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Wednesday, March 24, 2010

Qualified staff are encouraged to apply for the jobs below, or forward to others who might be interested. Go here to see a full listing of open positions.

Writer/Editor 2 (Physical Biosciences) Responsible for promoting new PSI-developed technologies to the broader scientific community, and maintaining and further developing a web portal describing these technologies.

Cancer Research Program Manager (Life Sciences) Part-time; lead and manage the coordination and communication between Berkeley Lab and other stakeholders as part of a cancer research consortium.

Micro-Tomography Research Scientist (Advanced Light Source) Work as a computational/experimental scientist within a leading program of hard x-ray micro-tomography applied to a diverse range of problems.

Research Scientist - Magnetic Spectroscopy and Scattering (Advanced Light Source) Creatively contribute and collaborate on magnetic spectroscopy and scattering programs at the undulator beamline 4.0.2 and bending magnet beamline 6.3.1.

Facilities Zone Manager (Facilities) The Facilities Zone Manager will coordinate maintenance and construction activities between zone occupants, Facilities and EH&S staff.

ALS: A New Beamline for Biology is Dedicated

beamlineDirector Paul Alivisatos and a bevy of VIPs including Roland Hirsch from the Department of Energy’s Office of Biological and Environmental Research and Aundra Richards from the Berkeley Site Office were on hand last Friday for the debut of the remarkable new beamline at the Advanced Light Source, centerpiece of the Berkeley Synchrotron Infrared Structural Biology (BSISB) program. Directed by Hoi-Ying Holman of the Earth Sciences Division, beamline 5.4’s large experimental area comes courtesy of its unusual location — not on the floor like other beamlines but on top of the synchrotron itself. More>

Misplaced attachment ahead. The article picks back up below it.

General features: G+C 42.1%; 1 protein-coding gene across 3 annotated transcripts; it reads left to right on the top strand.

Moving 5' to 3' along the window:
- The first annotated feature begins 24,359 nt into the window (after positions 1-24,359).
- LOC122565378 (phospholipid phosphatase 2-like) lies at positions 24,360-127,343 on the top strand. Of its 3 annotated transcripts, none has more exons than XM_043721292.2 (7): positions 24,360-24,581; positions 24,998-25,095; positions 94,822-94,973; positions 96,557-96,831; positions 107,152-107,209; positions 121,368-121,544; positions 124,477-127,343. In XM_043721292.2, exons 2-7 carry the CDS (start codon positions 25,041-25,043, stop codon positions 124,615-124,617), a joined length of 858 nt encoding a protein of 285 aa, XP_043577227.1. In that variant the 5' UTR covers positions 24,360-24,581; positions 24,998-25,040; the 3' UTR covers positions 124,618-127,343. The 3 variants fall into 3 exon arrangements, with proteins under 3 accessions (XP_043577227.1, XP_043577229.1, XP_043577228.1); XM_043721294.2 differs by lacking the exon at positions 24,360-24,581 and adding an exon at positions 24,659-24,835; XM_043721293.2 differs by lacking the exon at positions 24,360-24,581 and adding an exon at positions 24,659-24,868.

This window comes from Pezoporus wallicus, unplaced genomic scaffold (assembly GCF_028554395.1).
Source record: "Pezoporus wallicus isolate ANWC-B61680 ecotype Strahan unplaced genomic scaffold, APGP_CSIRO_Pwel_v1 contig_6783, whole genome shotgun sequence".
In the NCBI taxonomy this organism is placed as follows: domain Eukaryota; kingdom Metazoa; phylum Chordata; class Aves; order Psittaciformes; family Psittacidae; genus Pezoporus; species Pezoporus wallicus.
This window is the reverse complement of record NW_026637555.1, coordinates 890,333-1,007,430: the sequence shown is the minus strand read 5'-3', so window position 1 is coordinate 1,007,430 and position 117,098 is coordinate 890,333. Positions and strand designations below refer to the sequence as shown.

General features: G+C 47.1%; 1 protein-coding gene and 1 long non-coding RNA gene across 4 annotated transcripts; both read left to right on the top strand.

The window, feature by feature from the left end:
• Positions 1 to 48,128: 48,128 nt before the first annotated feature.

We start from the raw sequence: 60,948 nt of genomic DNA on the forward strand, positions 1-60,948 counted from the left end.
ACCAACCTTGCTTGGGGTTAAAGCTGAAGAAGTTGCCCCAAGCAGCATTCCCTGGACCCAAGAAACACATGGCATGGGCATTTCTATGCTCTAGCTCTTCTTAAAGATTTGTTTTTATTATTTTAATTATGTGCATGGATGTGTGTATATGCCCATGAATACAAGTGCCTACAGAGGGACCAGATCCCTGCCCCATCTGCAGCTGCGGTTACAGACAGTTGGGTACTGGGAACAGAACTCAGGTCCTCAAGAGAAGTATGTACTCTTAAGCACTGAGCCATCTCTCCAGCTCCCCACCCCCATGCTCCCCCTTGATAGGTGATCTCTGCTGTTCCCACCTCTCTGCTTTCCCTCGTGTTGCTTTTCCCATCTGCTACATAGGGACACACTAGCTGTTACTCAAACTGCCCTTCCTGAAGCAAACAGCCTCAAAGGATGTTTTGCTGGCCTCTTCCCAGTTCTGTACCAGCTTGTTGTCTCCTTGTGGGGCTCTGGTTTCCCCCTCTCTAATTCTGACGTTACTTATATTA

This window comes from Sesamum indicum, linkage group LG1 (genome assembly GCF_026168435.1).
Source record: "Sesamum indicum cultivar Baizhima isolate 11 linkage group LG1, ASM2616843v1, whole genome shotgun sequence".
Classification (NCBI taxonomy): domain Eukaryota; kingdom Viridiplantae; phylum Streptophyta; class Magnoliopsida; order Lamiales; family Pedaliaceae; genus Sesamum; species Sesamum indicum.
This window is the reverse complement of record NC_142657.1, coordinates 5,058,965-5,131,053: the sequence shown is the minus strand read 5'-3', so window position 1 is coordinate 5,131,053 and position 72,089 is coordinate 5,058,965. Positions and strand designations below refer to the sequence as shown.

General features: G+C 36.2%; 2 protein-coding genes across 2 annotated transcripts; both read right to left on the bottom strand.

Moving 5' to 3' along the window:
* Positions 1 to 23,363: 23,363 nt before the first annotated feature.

phys reviewResearch: Honing the Higgs Makes Cover of Physical Review Letters

A year ago the D-Zero and CDF collaborations at Fermilab’s Tevatron announced new bounds on the likely mass of the Higgs boson; this year their refined measurements made the cover of Physical Review Letters. “The sensitivity has improved, and the new result makes more sense,” says Wei-Ming Yao of the Physics Division, a CDF member with a major role in the analysis. “In the next two years we should double the data again and may even see hints of the Higgs – if it acts as the Standard Model predicts.” If not, the mechanism of the “god particle” will require rethinking. More>

Special Event: Foundry Hosts Their Own ‘Academy Awards’

oscarsOn Monday, the Molecular Foundry hosted its fourth annual Oscar Fest, a lighthearted look at the science and personalities in the Materials Science Division. Hosted by playwright and theater veteran Alice Muller-Egan and post-doctoral scholar Babak Sanii, this lunchtime event featured Division Director Miquel Salmeron dissecting the physics of water-soaked dogs and Foundry Deputy Director Jeff Bokor channeling his inner Shatner in a spoken-word interpretation of “Weary Kind,” this year's Oscar winner for Best Song.

Parking: H1 Lot Near Bldg. 50 Reopens Today

With construction for Seismic Phase 1 on Building 50 nearly complete, the adjacent H1 parking lot has reopened, making available about 22 spots. The lot may need to be blocked a few more times in the future to accommodate additional finishing work, but the closures will be short term. Contact Tim Galvin (x6396) for more information.

Lecture: Talk on ‘ChemSpider’ Today at 3 p.m. in Bldg. 50 Auditorium

The Lab’s Library is hosting a talk on ChemSpider, presented by Antony Williams, vice president of strategic development for the Royal Society of Chemistry. Chemical scientists, as well as researchers interested in online collaboration, data storage and curation, data exchange, crowdsourcing, and open access will find this seminar relevant. The event takes place today from 3 to 4:30 p.m. in the Building 50 Auditorium. Bring laptops for a hands-on demonstration session. More>

World of Science: Popular Science Lists '10 Worst Jobs in Science'

[USA Today] For most people, a day at the office does not include collecting dung or cutting open whale guts, but for some scientists, tedious and often grotesque tasks are just part of the daily grind. Popular Science features some of these unusual jobs in its April issue in its 10 Worst Jobs in Science list, which seeks to "show how brave and intrepid you have to be to really do real science," says deputy editor Jacob Ward. More>

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